issue, _YET_ - but the expected product life time is ~7 years, so much 
can still happen...

/Rasmus

Richard wrote:
>> I don't think I have ever found a bug with gcc-arm. > > Some of the earlier 3.x.x versions had big problems in ISR code generation > and ARM/THUMB interworking. I think this has been fixed for some time now. > > Regards, > Richard. > > http://www.FreeRTOS.org > *Now for ARM CORTEX M3!* > >
"Rasmus Fink" <rfi@lortemail.dk> wrote in message
news:446aec08$0$47058$edfadb0f@dread15.news.tele.dk...
> Thanks for the input, guys. > > It's nice to hear that the 4.x.x is considered stable not only by its > authors. Have any of you compared the code size generated by V3.x.x vs > 4.x.x ? > > The device is a AT91SAM7S256, so code space is right now not really an > issue, _YET_ - but the expected product life time is ~7 years, so much > can still happen... > > /Rasmus > > Richard wrote: > >> I don't think I have ever found a bug with gcc-arm. > > > > Some of the earlier 3.x.x versions had big problems in ISR code
generation
> > and ARM/THUMB interworking. I think this has been fixed for some time
now.
> >
I found 4.1.0 to be a tiny bit bigger than 3.4.3 but also to feel a bit faster. I'm guessing a few things product inline code rather than call support routines resulting in a little bloat in return for speed. Peter
"John Devereux" <jdREMOVE@THISdevereux.me.uk> wrote in message 
news:87r72t9h2x.fsf@cordelia.devereux.me.uk...
> Rasmus Fink <i.hate.spammming@me.dk> writes: > >> Hi,
<SNIP>
> Rowley Associates <http://www.rowley.co.uk/> package gcc with their > own debugger and libraries, this may be an option for you. Not used > them but looks good. They sell low cost debugging hardware too it > would appear. > > -- > > John Devereux
For GNU tools we have used both Rowley and Microcross. Of the two we find the Microcross to be generally better. The IDE for debugging seems rather finicky on the Rowley. The linker config is also better on the Microcross. -- Scott Validated Software Corp.
Peter Dickerson wrote:
> "Rasmus Fink" <rfi@lortemail.dk> wrote in message > news:446aec08$0$47058$edfadb0f@dread15.news.tele.dk... >> Thanks for the input, guys. >> >> It's nice to hear that the 4.x.x is considered stable not only by its >> authors. Have any of you compared the code size generated by V3.x.x vs >> 4.x.x ? >> >> The device is a AT91SAM7S256, so code space is right now not really an >> issue, _YET_ - but the expected product life time is ~7 years, so much >> can still happen... >> >> /Rasmus >> >> Richard wrote: >>>> I don't think I have ever found a bug with gcc-arm. >>> Some of the earlier 3.x.x versions had big problems in ISR code > generation >>> and ARM/THUMB interworking. I think this has been fixed for some time > now. > > I found 4.1.0 to be a tiny bit bigger than 3.4.3 but also to feel a bit > faster. I'm guessing a few things product inline code rather than call > support routines resulting in a little bloat in return for speed. > > Peter >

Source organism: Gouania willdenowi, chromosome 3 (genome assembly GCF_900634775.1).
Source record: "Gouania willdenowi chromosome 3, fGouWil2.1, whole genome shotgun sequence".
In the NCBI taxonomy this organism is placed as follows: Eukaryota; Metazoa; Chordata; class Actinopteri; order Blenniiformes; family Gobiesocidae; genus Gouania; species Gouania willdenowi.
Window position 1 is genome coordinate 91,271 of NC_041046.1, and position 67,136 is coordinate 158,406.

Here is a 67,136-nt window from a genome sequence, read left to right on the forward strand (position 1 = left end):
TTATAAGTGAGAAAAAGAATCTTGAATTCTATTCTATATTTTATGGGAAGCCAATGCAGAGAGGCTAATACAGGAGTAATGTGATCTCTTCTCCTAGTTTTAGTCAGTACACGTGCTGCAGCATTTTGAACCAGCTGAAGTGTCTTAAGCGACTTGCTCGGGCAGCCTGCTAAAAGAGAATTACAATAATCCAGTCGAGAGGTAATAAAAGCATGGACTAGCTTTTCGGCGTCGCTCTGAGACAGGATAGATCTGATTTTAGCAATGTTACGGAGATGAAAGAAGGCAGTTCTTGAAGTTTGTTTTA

For smaller programs, gcc 4.1 has the potential to produce smaller and faster code by compiling the entire program at once, letting it do inter-procedural optimisations even across modules.
David Brown <david@westcontrol.removethisbit.com> writes:

> > For smaller programs, gcc 4.1 has the potential to produce smaller and > faster code by compiling the entire program at once, letting it do > inter-procedural optimisations even across modules.
Something related to this that I found makes a big difference for me is the compiler switches: -ffunction-sections -fdata-sections -Wl,--gc-sections This puts every function and every data object into its own section. The -gc-sections link option then strips out sections that are not used. This happens even if they are global and appear in the same module (source file) as items that *are* used. You also need to modify the link control file changing *(.data) to *(.data.*) and *(.text) to *(.text.*) To pick up the modified section names. This then allows you e.g. to write libraries with lots of extra functions in them, many of which functions might not get used in every application. This seems to work fine in 3.4 (as well as 4.1, presumably). -- John Devereux